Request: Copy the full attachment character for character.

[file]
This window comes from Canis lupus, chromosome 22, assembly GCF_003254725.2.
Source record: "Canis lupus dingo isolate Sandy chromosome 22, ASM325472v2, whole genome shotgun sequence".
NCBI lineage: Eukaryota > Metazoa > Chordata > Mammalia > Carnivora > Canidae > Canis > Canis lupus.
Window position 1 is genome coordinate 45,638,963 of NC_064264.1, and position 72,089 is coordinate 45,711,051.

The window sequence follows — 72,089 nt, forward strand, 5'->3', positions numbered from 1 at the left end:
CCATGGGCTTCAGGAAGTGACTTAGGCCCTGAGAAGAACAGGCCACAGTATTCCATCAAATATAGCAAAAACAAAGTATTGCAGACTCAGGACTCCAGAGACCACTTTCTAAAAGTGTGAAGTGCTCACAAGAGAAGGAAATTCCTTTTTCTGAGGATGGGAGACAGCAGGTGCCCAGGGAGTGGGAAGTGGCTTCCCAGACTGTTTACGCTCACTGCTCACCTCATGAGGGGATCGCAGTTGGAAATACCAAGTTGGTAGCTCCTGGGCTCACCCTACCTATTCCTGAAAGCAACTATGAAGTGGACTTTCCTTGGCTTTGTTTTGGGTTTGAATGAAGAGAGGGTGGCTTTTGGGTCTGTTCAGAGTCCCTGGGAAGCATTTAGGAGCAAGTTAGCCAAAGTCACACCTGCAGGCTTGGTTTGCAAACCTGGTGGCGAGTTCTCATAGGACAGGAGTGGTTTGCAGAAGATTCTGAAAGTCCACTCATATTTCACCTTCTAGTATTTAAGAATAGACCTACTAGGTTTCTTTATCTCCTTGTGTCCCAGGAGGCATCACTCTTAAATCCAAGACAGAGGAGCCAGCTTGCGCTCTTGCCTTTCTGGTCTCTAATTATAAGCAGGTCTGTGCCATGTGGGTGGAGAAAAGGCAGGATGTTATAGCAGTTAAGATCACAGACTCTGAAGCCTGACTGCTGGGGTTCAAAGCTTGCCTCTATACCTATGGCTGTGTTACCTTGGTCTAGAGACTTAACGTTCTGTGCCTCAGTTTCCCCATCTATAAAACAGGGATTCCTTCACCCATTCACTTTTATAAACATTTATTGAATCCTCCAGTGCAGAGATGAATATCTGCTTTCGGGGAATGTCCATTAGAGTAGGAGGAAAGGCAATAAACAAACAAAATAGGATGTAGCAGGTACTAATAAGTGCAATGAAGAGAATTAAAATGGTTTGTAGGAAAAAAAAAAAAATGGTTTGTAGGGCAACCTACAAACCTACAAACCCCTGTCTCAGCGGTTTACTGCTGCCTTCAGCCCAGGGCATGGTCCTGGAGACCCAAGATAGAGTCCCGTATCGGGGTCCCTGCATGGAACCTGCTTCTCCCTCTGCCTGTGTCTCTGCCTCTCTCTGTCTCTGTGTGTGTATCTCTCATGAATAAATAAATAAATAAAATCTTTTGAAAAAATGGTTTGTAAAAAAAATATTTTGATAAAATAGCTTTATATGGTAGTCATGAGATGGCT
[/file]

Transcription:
This window comes from Canis lupus, chromosome 22, assembly GCF_003254725.2.
Source record: "Canis lupus dingo isolate Sandy chromosome 22, ASM325472v2, whole genome shotgun sequence".
NCBI lineage: Eukaryota > Metazoa > Chordata > Mammalia > Carnivora > Canidae > Canis > Canis lupus.
Window position 1 is genome coordinate 45,638,963 of NC_064264.1, and position 72,089 is coordinate 45,711,051.

The window sequence follows — 72,089 nt, forward strand, 5'->3', positions numbered from 1 at the left end:
CCATGGGCTTCAGGAAGTGACTTAGGCCCTGAGAAGAACAGGCCACAGTATTCCATCAAATATAGCAAAAACAAAGTATTGCAGACTCAGGACTCCAGAGACCACTTTCTAAAAGTGTGAAGTGCTCACAAGAGAAGGAAATTCCTTTTTCTGAGGATGGGAGACAGCAGGTGCCCAGGGAGTGGGAAGTGGCTTCCCAGACTGTTTACGCTCACTGCTCACCTCATGAGGGGATCGCAGTTGGAAATACCAAGTTGGTAGCTCCTGGGCTCACCCTACCTATTCCTGAAAGCAACTATGAAGTGGACTTTCCTTGGCTTTGTTTTGGGTTTGAATGAAGAGAGGGTGGCTTTTGGGTCTGTTCAGAGTCCCTGGGAAGCATTTAGGAGCAAGTTAGCCAAAGTCACACCTGCAGGCTTGGTTTGCAAACCTGGTGGCGAGTTCTCATAGGACAGGAGTGGTTTGCAGAAGATTCTGAAAGTCCACTCATATTTCACCTTCTAGTATTTAAGAATAGACCTACTAGGTTTCTTTATCTCCTTGTGTCCCAGGAGGCATCACTCTTAAATCCAAGACAGAGGAGCCAGCTTGCGCTCTTGCCTTTCTGGTCTCTAATTATAAGCAGGTCTGTGCCATGTGGGTGGAGAAAAGGCAGGATGTTATAGCAGTTAAGATCACAGACTCTGAAGCCTGACTGCTGGGGTTCAAAGCTTGCCTCTATACCTATGGCTGTGTTACCTTGGTCTAGAGACTTAACGTTCTGTGCCTCAGTTTCCCCATCTATAAAACAGGGATTCCTTCACCCATTCACTTTTATAAACATTTATTGAATCCTCCAGTGCAGAGATGAATATCTGCTTTCGGGGAATGTCCATTAGAGTAGGAGGAAAGGCAATAAACAAACAAAATAGGATGTAGCAGGTACTAATAAGTGCAATGAAGAGAATTAAAATGGTTTGTAGGAAAAAAAAAAAAATGGTTTGTAGGGCAACCTACAAACCTACAAACCCCTGTCTCAGCGGTTTACTGCTGCCTTCAGCCCAGGGCATGGTCCTGGAGACCCAAGATAGAGTCCCGTATCGGGGTCCCTGCATGGAACCTGCTTCTCCCTCTGCCTGTGTCTCTGCCTCTCTCTGTCTCTGTGTGTGTATCTCTCATGAATAAATAAATAAATAAAATCTTTTGAAAAAATGGTTTGTAAAAAAAATATTTTGATAAAATAGCTTTATATGGTAGTCATGAGATGGCT